When most of us think about bears, we envision a naturally beautiful habitat out in the wild, free of human interference. The life of a wild bear is long and fruitful — however, this whimsical picture is far from the horrors endured by bears living in captivity.

Black Forest Bear Park (BFBP) in Helen, Ga., was one such living hell for 17 bears forced to live in near barren, filthy concrete pits, having to beg for scraps of food from tourist. They lived mundane and unhealthy lives filled with despair before rescue came in the form of kindhearted humans. With the combined efforts of PETA, PETA member Sam Simon, and the Atlanta Humane Society, something great happened.

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Earlier this year, the 17 neglected bears found themselves being saved from the concrete pits of the roadside zoo and were relocated to the grassy safe-haven of an animal sanctuary.

“The difference between the miserable existence that these bears endured for years and the freedom and joy that they’re now experiencing is the difference between night and day,” said PETA President Ingrid E. Newkirk. “Bears don’t belong in roadside zoos, deprived of everything that’s natural and important to them, including being able to feel the earth beneath their feet.”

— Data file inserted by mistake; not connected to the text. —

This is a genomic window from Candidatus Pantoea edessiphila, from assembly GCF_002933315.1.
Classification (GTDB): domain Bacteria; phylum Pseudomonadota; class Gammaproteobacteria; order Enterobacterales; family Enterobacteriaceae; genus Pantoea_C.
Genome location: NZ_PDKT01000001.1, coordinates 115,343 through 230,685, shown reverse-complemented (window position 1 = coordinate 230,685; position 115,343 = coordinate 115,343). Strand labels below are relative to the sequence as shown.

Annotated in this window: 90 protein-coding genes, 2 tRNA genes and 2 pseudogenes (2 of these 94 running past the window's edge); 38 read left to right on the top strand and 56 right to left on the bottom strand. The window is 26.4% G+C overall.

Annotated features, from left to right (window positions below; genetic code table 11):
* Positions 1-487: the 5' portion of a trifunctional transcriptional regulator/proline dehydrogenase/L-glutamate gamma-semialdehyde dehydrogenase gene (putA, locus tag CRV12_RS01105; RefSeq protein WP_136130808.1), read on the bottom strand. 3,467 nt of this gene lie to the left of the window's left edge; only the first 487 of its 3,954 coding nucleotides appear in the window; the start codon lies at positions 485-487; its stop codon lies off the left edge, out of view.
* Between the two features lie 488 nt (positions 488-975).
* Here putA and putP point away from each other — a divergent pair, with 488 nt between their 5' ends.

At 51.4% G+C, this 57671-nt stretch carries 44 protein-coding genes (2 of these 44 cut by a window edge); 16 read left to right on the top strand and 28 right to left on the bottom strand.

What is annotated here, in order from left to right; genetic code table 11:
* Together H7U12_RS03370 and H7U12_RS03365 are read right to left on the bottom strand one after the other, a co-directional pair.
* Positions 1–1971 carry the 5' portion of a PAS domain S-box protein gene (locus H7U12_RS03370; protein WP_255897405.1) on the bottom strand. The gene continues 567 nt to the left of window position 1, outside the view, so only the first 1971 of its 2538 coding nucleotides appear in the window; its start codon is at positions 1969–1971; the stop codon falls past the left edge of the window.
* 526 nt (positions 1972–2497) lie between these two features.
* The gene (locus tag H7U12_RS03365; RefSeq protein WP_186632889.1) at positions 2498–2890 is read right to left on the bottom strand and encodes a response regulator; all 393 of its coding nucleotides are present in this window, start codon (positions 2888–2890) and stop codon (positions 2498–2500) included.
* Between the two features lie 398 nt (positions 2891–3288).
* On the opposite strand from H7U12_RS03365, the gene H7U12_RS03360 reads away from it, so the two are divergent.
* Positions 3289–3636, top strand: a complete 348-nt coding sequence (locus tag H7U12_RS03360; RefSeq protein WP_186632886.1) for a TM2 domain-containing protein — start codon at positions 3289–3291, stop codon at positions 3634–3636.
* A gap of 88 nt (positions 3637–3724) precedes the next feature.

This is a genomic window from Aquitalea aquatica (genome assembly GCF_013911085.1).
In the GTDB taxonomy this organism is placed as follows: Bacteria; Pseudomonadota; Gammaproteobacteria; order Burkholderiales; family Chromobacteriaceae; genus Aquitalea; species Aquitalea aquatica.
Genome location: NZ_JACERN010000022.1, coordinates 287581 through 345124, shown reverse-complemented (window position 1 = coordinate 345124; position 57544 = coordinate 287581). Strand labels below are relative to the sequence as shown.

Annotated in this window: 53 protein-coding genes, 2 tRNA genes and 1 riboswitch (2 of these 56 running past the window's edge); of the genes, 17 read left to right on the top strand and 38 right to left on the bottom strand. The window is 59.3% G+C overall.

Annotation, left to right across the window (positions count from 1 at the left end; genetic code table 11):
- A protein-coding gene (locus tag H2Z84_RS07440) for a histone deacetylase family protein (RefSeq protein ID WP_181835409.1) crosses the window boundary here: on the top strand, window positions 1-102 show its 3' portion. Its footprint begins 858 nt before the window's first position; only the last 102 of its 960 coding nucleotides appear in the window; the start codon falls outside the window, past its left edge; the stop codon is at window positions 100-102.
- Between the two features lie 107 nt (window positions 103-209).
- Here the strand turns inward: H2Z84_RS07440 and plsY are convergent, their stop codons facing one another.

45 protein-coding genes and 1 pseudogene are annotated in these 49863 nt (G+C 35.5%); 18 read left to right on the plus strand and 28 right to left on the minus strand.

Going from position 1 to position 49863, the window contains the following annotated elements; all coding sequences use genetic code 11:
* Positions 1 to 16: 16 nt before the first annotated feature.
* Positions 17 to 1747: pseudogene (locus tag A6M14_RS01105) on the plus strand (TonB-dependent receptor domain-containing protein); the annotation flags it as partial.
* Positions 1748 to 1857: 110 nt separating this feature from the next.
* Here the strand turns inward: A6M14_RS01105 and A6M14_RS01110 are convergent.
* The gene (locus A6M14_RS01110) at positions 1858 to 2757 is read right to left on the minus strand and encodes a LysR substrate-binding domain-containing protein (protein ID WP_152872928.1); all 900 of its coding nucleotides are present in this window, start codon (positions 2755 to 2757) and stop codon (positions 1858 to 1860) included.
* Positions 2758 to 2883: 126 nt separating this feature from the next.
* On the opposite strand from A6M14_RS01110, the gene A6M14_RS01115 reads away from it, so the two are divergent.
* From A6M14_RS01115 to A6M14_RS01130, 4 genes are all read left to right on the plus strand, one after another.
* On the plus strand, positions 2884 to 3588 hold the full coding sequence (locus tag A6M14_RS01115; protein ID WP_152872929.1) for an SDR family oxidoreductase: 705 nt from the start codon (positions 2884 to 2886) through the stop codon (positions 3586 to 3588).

Rescue efforts began by transporting two pregnant bears, Ursula and O.B., then later the others, to their new home at The Wild Animal Sanctuary in Keenesburg, Colo., so they could give birth in a natural habitat for bears. And that’s exactly what happened for Ursula late January! Watch this short video of mama bear emerging from hibernation with her newborn cubs and be prepared to smile.

You will be delighted to know that all 17 bears rescued from the now closed down BFBP are doing quite well on the whopping 60-acre habitat at The Wild Animal Sanctuary. In fact, they are as happy as bears rolling around in real grass and breathing in fresh mountain air! The freedom that these beautiful bears now have is priceless, the start to a soon distant memory of the hellhole that was originally a horrific life-sentence.

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These seventeen have been rescued, but there are still other bears currently living in captivity in similar concrete pits and small pens suffering from severe stress and mental anguish. Read more about the BFBP bear rescue and learn how you can help bears by taking action now on PETA’s website.

Image Source: PETA

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